Isaac M. Raymond Farm facts for kids
Quick facts for kids
Isaac M. Raymond Farm
Hillside lane leading up to the house (partially visible through the trees)
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|Location||N. Bridgewater Rd., Woodstock, Vermont|
|Area||81.8 acres (33.1 ha)|
|Architectural style||Colonial Revival, Cape Cod|
|MPS||Agricultural Resources of Vermont MPS|
|NRHP reference No.||93000242|
|Added to NRHP||April 1, 1993|
The Isaac M. Raymond Farm, now Uphill Farm, is a historic farm property on North Bridgewater Road in Woodstock, Vermont. The farm is the reduced core of a larger farm property accumulated in the first half of the 19th century by Isaac Raymond, and revived as a gentleman's farm in 1940. The property includes an altered 1805 Cape style farmhouse and 20th-century Colonial Revival farm buildings. It was listed on the National Register of Historic Places in 1993.
Description and history
The Raymond farm occupies a roughly L-shaped parcel of more than 80 acres (32 ha) on a hillside and hilltop overlooking Gulf Stream, a tributary of the Ottauquechee River flowing roughly southeast to join the river just below Woodstock village. The farm's 19th-century extent ranged as far east as Vermont Route 12 to the east, and included a significant tract to the north. The current property is roughly bounded on the south by North Bridgewater Road, and is accessed via a winding drive, designated as Town Highway 95 in the portion outside the property. Portions of the farm designated for different uses are set off from each other by a variety of stone walls, barbed wire fencing, and split rail fencing. The farmland is a mix of open meadow, woodlots, and cropland. The farmstead includes an 1805 Cape style house, and three barns built in the 1940s. The house was extensively altered at the same time, mainly on the interior, which was apparently gutted.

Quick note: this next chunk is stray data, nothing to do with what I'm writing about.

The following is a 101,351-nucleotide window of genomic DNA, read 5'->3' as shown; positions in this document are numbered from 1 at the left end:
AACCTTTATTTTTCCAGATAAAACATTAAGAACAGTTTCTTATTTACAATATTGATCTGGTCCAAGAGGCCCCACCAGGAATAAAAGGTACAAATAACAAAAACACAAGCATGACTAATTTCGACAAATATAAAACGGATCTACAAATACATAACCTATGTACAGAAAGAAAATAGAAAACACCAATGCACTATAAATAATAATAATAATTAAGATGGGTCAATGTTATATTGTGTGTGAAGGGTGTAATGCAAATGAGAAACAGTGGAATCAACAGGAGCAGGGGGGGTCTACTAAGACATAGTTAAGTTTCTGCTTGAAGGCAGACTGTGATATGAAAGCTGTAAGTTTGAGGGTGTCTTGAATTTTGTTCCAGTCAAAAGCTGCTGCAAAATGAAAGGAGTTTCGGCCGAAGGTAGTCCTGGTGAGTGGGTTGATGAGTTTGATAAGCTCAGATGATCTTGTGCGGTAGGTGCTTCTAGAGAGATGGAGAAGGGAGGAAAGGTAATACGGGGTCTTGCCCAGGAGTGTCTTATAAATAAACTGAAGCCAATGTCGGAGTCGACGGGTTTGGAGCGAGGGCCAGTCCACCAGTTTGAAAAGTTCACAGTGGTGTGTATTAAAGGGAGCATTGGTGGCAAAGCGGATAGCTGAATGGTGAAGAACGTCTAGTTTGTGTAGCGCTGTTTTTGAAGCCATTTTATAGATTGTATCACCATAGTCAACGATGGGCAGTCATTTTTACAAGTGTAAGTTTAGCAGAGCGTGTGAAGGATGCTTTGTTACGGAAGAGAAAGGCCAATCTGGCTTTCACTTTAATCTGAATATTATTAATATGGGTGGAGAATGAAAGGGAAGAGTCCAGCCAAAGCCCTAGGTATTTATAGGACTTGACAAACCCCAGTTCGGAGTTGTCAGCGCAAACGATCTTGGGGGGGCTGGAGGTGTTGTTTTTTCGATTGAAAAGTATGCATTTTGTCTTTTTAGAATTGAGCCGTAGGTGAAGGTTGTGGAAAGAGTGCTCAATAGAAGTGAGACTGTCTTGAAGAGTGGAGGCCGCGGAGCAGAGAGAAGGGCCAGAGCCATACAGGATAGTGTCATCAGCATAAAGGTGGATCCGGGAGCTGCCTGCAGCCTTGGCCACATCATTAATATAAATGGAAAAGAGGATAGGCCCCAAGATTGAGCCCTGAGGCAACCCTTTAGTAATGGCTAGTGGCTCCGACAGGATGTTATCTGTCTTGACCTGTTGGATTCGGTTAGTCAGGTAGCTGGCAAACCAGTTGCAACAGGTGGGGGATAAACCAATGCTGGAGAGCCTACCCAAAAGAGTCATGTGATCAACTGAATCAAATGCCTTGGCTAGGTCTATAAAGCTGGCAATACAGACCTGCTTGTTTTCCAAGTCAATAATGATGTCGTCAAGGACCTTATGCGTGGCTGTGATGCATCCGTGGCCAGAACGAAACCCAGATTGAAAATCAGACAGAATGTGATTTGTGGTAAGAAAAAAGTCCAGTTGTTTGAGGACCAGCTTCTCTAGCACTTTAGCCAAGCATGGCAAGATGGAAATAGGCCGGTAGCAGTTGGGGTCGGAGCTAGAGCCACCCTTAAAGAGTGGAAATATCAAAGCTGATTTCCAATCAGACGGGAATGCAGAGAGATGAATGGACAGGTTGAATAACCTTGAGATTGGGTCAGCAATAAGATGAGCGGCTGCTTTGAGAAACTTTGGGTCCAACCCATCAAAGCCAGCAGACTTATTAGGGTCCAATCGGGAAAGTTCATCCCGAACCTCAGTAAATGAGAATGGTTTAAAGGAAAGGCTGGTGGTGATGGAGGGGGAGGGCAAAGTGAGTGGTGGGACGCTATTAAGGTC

The core of the farm was acquired in 1801 by James Raymond, who moved to Woodstock from Middleborough, Massachusetts, and was the likely builder of the surviving farmhouse. In 1830 Raymond deeded the property to his son Isaac, who was responsible for its significant enlargement, adding uplands to the north. The Raymonds operated what was essentially a diversified subsistence farming operation, which was continued with tenant farmers operating under lease to absentee owners after the Raymonds sold the property. In 1940, Thomas Crocker III purchased the farm, and transformed it into a gentleman's farm, modernizing the house and replacing the surviving farm buildings with new Colonial Revival structures. A lowland portion of the farm near Route 12 was later sold to the Vermont Land Trust, and is now part of National Park Service-owned property hosting the Appalachian Trail.
|Mary the Jewess|